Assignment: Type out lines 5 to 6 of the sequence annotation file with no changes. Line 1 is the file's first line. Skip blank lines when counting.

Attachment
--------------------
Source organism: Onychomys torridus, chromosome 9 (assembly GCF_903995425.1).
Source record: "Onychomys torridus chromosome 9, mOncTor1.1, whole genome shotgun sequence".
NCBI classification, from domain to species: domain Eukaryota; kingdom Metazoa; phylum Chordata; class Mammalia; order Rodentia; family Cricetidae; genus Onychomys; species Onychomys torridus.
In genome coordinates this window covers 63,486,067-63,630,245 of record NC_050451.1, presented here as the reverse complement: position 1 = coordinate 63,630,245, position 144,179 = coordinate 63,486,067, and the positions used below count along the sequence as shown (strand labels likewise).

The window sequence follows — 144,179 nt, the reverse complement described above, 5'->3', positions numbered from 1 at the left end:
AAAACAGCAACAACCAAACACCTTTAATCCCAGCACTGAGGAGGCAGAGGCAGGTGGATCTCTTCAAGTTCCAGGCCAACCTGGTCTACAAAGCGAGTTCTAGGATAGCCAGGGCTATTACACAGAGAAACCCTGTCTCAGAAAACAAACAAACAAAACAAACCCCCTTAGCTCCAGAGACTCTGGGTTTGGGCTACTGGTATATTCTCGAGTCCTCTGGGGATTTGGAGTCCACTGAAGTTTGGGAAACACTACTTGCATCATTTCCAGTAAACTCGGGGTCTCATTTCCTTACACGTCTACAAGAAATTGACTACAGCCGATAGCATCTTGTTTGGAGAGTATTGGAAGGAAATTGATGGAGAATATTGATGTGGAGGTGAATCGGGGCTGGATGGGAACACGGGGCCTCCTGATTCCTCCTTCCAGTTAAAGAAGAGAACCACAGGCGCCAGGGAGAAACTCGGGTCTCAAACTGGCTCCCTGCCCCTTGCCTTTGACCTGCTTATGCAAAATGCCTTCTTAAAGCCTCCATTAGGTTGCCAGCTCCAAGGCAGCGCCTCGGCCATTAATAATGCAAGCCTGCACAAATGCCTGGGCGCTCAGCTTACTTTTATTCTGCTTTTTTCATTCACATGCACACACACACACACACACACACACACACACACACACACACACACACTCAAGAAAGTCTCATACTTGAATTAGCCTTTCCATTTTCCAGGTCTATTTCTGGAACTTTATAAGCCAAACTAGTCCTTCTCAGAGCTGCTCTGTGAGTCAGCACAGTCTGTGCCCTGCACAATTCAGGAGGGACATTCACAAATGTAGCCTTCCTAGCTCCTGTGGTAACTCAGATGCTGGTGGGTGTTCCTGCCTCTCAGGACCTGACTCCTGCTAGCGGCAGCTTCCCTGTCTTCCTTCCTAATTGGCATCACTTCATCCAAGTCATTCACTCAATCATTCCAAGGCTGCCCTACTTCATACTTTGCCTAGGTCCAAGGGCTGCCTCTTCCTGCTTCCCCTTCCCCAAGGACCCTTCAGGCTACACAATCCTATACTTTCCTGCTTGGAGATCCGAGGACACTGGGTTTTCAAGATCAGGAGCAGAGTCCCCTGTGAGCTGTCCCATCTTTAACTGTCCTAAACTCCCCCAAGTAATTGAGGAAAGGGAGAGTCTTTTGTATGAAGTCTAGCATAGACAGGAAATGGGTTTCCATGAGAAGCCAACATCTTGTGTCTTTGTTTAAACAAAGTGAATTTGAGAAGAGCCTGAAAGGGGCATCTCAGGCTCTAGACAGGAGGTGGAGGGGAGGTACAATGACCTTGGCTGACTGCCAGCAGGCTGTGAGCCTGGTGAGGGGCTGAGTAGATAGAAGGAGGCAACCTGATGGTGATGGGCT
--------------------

The window sequence follows — 144,179 nt, the reverse complement described above, 5'->3', positions numbered from 1 at the left end:
AAAACAGCAACAACCAAACACCTTTAATCCCAGCACTGAGGAGGCAGAGGCAGGTGGATCTCTTCAAGTTCCAGGCCAACCTGGTCTACAAAGCGAGTTCTAGGATAGCCAGGGCTATTACACAGAGAAACCCTGTCTCAGAAAACAAACAAACAAAACAAACCCCCTTAGCTCCAGAGACTCTGGGTTTGGGCTACTGGTATATTCTCGAGTCCTCTGGGGATTTGGAGTCCACTGAAGTTTGGGAAACACTACTTGCATCATTTCCAGTAAACTCGGGGTCTCATTTCCTTACACGTCTACAAGAAATTGACTACAGCCGATAGCATCTTGTTTGGAGAGTATTGGAAGGAAATTGATGGAGAATATTGATGTGGAGGTGAATCGGGGCTGGATGGGAACACGGGGCCTCCTGATTCCTCCTTCCAGTTAAAGAAGAGAACCACAGGCGCCAGGGAGAAACTCGGGTCTCAAACTGGCTCCCTGCCCCTTGCCTTTGACCTGCTTATGCAAAATGCCTTCTTAAAGCCTCCATTAGGTTGCCAGCTCCAAGGCAGCGCCTCGGCCATTAATAATGCAAGCCTGCACAAATGCCTGGGCGCTCAGCTTACTTTTATTCTGCTTTTTTCATTCACATGCACACACACACACACACACACACACACACACACACACACACACACACTCAAGAAAGTCTCATACTTGAATTAGCCTTTCCATTTTCCAGGTCTATTTCTGGAACTTTATAAGCCAAACTAGTCCTTCTCAGAGCTGCTCTGTGAGTCAGCACAGTCTGTGCCCTGCACAATTCAGGAGGGACATTCACAAATGTAGCCTTCCTAGCTCCTGTGGTAACTCAGATGCTGGTGGGTGTTCCTGCCTCTCAGGACCTGACTCCTGCTAGCGGCAGCTTCCCTGTCTTCCTTCCTAATTGGCATCACTTCATCCAAGTCATTCACTCAATCATTCCAAGGCTGCCCTACTTCATACTTTGCCTAGGTCCAAGGGCTGCCTCTTCCTGCTTCCCCTTCCCCAAGGACCCTTCAGGCTACACAATCCTATACTTTCCTGCTTGGAGATCCGAGGACACTGGGTTTTCAAGATCAGGAGCAGAGTCCCCTGTGAGCTGTCCCATCTTTAACTGTCCTAAACTCCCCCAAGTAATTGAGGAAAGGGAGAGTCTTTTGTATGAAGTCTAGCATAGACAGGAAATGGGTTTCCATGAGAAGCCAACATCTTGTGTCTTTGTTTAAACAAAGTGAATTTGAGAAGAGCCTGAAAGGGGCATCTCAGGCTCTAGACAGGAGGTGGAGGGGAGGTACAATGACCTTGGCTGACTGCCAGCAGGCTGTGAGCCTGGTGAGGGGCTGAGTAGATAGAAGGAGGCAACCTGATGGTGATGGGCT